Brother Clarke was already a Christian when the harvest message reached him: he was serving the Lord to the best of his knowledge and ability and loved the Bible. The American Bible Society made him its agent, and he went hither and thither holding up the “Lamp.” God in due time considered him worthy of the light of present truth and poured fresh oil into his heart, as well as into his Lamp, through MILLENNIAL DAWN. Brother Clarke rejoiced in the truth greatly, and enjoyed his work more than ever, because now he could not only take the people the Bible as God’s jewel casket, but he could also take them the “keys,” also provided by God, by which they could open God’s Word and understand and appreciate its wonderful harmony and beauties as never before.

But the American Bible Society was not willing to have the “keys” go with the jewel casket and informed Brother Clarke that he must either drop the DAWN or leave their employ. He promptly decided that there were already more Bibles circulated than people could understand and that the highest service he could render to the great Giver of all good was to lay down his life in serving the brethren with this “marvelous light” which God has now granted all his people who have eyes to see it. God bless Brother Clarke! His loyalty of heart proves that he has the spirit of the truth.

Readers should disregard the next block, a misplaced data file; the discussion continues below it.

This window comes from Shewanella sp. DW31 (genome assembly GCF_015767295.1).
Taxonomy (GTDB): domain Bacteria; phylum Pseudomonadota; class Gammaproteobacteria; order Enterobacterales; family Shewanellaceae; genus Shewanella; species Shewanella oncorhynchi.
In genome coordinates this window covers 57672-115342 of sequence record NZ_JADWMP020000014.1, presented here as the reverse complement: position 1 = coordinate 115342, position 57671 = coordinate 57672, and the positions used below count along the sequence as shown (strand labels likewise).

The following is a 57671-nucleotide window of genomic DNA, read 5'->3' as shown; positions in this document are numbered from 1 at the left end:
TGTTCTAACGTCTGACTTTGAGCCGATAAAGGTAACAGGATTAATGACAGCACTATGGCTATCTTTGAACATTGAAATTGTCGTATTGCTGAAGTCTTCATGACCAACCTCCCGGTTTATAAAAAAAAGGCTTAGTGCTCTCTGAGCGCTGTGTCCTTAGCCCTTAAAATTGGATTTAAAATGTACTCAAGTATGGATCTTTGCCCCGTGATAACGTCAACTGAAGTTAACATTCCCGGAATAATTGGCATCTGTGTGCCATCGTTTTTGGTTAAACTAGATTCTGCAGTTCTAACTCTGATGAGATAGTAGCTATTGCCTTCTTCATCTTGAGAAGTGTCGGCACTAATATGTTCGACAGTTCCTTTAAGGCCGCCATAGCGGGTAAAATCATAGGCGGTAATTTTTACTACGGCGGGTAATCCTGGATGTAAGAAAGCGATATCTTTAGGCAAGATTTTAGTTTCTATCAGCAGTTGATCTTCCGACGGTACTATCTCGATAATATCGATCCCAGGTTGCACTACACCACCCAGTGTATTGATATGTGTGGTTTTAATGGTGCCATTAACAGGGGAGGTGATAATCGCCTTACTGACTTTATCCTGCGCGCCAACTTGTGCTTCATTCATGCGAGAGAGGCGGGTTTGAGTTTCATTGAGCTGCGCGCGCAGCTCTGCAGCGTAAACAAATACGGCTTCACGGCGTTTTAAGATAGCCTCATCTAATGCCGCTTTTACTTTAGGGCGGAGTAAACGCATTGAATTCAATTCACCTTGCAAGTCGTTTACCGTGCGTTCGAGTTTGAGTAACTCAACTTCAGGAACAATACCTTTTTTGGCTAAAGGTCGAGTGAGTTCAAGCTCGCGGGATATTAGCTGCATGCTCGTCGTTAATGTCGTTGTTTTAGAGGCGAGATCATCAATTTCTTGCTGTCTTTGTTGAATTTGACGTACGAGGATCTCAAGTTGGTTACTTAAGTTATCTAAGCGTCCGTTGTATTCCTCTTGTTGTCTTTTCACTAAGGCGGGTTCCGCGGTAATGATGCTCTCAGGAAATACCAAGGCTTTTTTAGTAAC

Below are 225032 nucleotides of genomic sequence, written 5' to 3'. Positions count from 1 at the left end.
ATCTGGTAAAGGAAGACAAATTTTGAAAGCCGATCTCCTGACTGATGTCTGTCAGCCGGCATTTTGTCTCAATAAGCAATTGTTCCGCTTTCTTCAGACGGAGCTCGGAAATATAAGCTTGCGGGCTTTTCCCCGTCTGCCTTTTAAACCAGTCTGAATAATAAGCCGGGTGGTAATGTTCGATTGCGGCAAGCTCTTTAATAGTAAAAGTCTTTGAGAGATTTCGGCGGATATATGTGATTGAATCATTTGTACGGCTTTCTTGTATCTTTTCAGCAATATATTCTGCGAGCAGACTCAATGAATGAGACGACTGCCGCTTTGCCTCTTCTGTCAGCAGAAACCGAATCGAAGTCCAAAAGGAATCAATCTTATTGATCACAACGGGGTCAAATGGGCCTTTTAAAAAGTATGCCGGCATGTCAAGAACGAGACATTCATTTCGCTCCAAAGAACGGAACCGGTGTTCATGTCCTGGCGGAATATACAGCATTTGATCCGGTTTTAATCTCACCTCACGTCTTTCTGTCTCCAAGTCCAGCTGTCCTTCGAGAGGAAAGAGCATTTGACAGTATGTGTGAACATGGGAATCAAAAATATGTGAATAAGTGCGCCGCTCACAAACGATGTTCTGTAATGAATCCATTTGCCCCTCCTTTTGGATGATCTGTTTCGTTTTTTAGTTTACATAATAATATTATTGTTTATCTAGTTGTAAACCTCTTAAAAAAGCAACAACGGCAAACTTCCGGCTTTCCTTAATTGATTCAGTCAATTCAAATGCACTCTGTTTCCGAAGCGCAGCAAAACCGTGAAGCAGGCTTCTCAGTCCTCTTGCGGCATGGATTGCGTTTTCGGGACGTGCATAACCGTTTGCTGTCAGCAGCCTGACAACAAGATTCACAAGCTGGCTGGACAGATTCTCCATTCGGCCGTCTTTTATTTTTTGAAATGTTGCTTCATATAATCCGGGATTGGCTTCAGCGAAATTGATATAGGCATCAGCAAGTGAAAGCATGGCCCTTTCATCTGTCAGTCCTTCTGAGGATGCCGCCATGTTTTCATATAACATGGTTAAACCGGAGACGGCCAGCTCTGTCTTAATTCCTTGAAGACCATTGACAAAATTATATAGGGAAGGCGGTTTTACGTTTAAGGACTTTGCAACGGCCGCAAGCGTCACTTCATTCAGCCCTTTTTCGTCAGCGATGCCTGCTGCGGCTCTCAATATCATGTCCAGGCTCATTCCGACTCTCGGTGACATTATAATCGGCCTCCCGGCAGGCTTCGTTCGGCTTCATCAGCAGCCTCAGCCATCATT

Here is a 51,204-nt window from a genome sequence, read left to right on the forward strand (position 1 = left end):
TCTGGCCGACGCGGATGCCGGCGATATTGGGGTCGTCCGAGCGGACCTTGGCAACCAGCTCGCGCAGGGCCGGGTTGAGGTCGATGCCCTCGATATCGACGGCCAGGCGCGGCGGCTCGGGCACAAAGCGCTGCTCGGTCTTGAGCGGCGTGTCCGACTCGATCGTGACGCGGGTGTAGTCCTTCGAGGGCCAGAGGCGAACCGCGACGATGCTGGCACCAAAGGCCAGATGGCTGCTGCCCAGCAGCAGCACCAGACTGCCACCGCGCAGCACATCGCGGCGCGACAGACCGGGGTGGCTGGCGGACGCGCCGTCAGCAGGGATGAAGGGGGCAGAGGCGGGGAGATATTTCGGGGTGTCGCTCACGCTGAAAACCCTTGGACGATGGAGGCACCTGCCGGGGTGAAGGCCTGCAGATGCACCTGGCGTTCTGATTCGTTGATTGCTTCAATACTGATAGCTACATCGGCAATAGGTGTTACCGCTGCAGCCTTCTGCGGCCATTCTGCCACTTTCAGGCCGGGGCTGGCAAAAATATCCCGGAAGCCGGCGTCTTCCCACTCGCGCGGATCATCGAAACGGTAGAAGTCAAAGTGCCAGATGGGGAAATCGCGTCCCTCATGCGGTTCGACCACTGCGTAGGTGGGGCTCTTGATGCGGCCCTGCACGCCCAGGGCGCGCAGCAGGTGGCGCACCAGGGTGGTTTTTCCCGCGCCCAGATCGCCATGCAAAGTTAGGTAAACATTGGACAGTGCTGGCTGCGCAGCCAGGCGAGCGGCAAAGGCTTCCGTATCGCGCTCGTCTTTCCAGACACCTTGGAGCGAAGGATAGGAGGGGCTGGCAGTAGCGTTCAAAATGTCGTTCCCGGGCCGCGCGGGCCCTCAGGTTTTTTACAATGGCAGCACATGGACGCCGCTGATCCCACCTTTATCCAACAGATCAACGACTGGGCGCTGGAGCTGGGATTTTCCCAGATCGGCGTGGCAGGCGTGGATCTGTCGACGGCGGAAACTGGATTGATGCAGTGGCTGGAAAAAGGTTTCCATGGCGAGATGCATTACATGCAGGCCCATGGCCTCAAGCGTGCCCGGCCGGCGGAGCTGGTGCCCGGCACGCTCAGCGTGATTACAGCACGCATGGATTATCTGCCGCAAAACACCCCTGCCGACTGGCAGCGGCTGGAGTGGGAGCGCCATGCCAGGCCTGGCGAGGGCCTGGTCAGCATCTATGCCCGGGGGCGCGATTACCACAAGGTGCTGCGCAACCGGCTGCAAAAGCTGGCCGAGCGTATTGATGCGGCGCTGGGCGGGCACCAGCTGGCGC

DEAR BROTHER RUSSELL:—A number of us met together here yesterday evening to commemorate our Lord’s death. We began our service at 7:30 P.M., and had about twenty present, including two or three Christian friends who participated with us.

Some few were hindered from coming out, and others did not care to participate, on the ground that it was only to be observed “till he come,” not being able to see that the Apostle Paul evidently included in this expression the complete glorification of every member of the kingdom, and that “we which are alive and remain unto the coming of the Lord” are to commemorate his death, the very basis of our hope, just as the saints did who preceded his coming, until we receive our change from the human to the spiritual—to be with and like our Lord. Blessed hope!

But in all this we bear and forbear one another in love, hoping and praying that each may win the prize of joint-heirship with Christ our Lord.

Those of us who did participate experienced that blessedness expressed in the words—

“Sweet the moments, rich in blessing,